Greenspan weighs cut in rates

Alan Greenspan, chairman of the Federal Reserve, and Vice Chairman Alan Blinder have talked in recent days about the possibility of lowering interest rates when the Fed's policy-makers meet July 5 and 6, senior Fed officials said yesterday.

The conversations come amid signs of a steadily slowing economy. Yesterday, for example, the Labor Department reported that first-time claims for jobless benefits shot up last week to 395,000, the highest level in 17 months.


Mr. Blinder has publicly expressed concern that the economy might be weakening more than is necessary to control inflation. Now he appears ready to vote against any resolution at the July meeting that fails to lower interest rates, the senior officials said.

Mr. Greenspan has not yet indicated his position for the July meeting. But in fact there is a good chance that Mr. Greenspan and Mr. Blinder might both recommend a rate cut at that time, the Fed officials said. Joseph Coyne, chief spokesman for the Fed, had no comment.


Mr. Blinder, a Princeton University economist, and Janet Yellen, an economist on leave from the University of California at Berkeley, are President Clinton's only appointees to the Federal Reserve Board, which currently has six members.

Ms. Yellen, a Fed governor, is also reported to favor a rate cut and might side with Mr. Blinder against any resolution that kept rates unchanged instead of lowering them.

"The risks have increased on the down side," she said in an interview yesterday. She declined to state her position on a rate cut.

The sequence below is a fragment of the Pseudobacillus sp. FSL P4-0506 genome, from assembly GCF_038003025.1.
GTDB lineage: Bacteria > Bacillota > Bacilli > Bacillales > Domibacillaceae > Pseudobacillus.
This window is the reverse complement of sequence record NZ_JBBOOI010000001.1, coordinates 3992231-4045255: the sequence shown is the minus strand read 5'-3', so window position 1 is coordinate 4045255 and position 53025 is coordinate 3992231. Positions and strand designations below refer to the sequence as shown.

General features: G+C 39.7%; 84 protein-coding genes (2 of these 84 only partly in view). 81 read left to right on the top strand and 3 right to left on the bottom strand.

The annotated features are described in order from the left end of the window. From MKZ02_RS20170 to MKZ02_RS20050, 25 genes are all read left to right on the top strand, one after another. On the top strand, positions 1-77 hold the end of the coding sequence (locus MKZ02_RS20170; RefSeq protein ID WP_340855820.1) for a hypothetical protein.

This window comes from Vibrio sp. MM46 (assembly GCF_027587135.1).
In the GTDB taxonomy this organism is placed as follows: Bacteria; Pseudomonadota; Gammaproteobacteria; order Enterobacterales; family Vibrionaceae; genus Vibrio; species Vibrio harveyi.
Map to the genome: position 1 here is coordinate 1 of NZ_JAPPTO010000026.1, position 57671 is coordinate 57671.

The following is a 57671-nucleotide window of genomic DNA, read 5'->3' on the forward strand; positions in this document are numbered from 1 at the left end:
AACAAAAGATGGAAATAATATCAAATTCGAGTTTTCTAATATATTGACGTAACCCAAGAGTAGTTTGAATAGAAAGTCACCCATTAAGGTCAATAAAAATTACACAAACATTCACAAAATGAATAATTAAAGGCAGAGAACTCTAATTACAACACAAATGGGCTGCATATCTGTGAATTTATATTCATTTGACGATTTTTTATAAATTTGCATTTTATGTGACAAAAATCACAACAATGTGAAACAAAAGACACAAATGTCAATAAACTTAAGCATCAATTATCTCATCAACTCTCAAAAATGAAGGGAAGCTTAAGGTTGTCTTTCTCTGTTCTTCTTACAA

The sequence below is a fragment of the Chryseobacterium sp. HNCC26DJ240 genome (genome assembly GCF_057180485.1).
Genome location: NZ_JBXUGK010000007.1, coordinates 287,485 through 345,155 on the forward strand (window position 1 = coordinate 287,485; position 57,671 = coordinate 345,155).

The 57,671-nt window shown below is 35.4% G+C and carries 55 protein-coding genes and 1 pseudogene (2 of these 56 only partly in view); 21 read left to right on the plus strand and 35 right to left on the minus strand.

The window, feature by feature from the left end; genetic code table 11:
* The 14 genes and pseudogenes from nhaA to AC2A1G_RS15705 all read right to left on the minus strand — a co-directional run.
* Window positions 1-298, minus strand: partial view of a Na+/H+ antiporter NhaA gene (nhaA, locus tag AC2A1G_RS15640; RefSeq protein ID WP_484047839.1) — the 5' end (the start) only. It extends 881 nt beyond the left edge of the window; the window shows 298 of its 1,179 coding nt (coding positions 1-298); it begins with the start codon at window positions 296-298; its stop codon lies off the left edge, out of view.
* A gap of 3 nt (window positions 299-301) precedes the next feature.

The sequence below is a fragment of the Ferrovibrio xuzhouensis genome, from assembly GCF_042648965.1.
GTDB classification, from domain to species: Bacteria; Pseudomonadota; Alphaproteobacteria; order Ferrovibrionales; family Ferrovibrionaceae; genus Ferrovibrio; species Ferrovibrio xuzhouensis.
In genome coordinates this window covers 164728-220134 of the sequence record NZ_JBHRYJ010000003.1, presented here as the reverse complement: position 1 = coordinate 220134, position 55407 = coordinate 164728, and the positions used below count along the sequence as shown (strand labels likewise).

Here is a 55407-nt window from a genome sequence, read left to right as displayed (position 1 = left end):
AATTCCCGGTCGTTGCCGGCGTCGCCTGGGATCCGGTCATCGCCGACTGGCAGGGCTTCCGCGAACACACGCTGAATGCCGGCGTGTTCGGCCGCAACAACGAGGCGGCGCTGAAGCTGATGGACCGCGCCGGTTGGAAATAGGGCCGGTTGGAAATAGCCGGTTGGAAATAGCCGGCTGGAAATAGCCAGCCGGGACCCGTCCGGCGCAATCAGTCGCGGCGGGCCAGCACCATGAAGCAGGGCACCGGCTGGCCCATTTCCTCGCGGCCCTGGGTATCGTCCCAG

Mr. Blinder and Mr. Greenspan have displayed some basic differences in how they view the economy.

Mr. Blinder is reluctant to let the economy enter a sustained period of what he considers unnecessarily weak economic growth and rising unemployment. Mr. Greenspan has shown a willingness to let the economy come closer to recession if that keeps inflation from accelerating.

But a weak economy in 1996, a presidential election year, could undermine Mr. Clinton's re-election prospects.

Both Mr. Blinder and Mr. Greenspan also have a lot at stake.

If Mr. Clinton's appointees were to vote unsuccessfully for a rate cut and the economy were to revive later this year without the aid of such a cut, as some economists and several Fed policy-makers believe might happen, then Mr. Greenspan might get the applause.


That would come particularly from the financial markets, for refusing to cut rates and thus preventing a rebound from becoming too robust and inflationary.

But if the economy were to continue to decline instead of rebounding, thus risking a recession and raising the unemployment rate, then the blame might focus much more on Mr. Greenspan. That might let Mr. Blinder and Ms. Yellen -- and by extension the Clinton administration -- at least partly off the hook.